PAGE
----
Here was the street-car boat at the station and every one piled in, then some gondolas picked up other couples and finally a launch came to get us. It was like a dream stepping into this fantastic city.

Our lunch took us along the Grand Canal past the fire station and the traffic light just as we had seen it done in the picture. It was really fascinating. When we docked at our hotel, I had great misgivings for it looked as old and weather-beaten, but it turned out to be a most attractive place. It is built in a U-shape with the U facing the canal. This was planted with grass and bordered with a solid mass of petunias in lavender and white with boxed azaleas about six feet tall along the U at intervals. Out on the grass were little tables and chairs under umbrellas, and here Mr. McDuff left us to enjoy the beautiful surroundings while he went to get the mail, our room keys, etc.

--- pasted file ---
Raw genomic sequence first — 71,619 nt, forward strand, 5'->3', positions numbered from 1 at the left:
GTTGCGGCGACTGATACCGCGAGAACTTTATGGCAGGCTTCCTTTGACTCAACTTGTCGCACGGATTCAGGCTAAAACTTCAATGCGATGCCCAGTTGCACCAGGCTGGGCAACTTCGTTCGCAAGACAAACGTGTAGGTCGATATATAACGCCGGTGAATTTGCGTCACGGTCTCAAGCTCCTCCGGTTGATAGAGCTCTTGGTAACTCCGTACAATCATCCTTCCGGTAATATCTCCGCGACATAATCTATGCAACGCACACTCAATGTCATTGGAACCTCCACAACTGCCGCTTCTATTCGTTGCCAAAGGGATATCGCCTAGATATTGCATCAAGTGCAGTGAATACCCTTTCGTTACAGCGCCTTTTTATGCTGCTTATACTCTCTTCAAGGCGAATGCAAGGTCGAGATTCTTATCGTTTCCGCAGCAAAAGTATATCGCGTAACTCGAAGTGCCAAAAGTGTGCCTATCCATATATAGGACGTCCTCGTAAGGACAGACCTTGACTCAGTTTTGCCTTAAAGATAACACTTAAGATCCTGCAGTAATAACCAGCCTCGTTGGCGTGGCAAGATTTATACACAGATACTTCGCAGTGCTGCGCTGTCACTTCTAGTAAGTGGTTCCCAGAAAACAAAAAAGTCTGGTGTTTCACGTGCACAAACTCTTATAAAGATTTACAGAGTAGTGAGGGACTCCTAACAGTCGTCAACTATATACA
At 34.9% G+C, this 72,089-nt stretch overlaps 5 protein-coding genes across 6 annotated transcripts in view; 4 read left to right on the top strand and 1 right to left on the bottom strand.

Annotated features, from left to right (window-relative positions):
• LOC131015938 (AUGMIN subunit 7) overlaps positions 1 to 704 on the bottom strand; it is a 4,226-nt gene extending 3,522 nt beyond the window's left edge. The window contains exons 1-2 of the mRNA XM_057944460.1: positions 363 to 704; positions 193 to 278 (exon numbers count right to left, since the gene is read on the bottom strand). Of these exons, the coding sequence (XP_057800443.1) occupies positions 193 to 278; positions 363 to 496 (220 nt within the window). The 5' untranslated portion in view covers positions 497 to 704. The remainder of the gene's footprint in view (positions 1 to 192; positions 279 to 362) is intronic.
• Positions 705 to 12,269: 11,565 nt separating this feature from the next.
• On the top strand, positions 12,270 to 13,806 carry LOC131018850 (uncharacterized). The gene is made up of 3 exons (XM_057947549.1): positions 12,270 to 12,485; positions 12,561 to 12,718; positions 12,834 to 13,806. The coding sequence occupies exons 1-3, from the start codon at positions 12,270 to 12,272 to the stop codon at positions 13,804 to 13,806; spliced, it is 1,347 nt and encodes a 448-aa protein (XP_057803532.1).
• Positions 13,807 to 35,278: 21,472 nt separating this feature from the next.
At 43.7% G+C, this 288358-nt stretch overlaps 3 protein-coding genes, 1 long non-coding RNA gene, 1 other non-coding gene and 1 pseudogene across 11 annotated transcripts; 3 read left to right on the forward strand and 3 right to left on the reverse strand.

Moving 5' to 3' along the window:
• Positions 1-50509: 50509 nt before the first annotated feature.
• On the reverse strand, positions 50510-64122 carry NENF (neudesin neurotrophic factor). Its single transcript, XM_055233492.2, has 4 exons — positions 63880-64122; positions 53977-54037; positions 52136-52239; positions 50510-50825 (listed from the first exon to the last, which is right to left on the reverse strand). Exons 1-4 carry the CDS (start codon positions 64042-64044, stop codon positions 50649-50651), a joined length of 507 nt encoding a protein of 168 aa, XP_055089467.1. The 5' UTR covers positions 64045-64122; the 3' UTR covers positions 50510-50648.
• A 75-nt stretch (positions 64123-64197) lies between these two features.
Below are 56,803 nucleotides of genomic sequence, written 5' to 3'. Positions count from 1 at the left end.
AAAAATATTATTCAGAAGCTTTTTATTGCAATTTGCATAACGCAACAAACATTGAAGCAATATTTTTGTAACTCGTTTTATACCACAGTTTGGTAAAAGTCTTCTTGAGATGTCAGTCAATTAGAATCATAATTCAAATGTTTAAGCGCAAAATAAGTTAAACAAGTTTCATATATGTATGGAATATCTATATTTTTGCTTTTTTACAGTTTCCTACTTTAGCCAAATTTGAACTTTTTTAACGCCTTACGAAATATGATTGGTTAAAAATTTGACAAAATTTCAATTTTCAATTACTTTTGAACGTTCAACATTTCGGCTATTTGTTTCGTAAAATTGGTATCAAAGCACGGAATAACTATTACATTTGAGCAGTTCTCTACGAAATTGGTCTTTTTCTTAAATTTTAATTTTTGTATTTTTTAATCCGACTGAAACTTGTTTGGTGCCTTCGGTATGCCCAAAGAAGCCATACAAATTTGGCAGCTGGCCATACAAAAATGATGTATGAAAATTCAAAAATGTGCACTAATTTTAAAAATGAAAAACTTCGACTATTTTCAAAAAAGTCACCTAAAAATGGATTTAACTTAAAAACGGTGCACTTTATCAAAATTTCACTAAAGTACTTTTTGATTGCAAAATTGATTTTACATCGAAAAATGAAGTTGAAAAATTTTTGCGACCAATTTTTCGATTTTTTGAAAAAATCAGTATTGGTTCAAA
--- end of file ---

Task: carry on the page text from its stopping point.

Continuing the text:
We all "Oh"ed and "Ah"ed over the view of the canal and watched with fascination the traffic as it moved past us. There was every kind of craft both modern and ancient and it was amazing to see how skillfully they maneuvered up and down the canal.

The traffic is so heavy that the canal is quite churned up, yet barges, power boats, and gondolas seem to go along without any apparent difficulty weaving in and out around each other seemingly with no traffic regulations. We were all spellbound.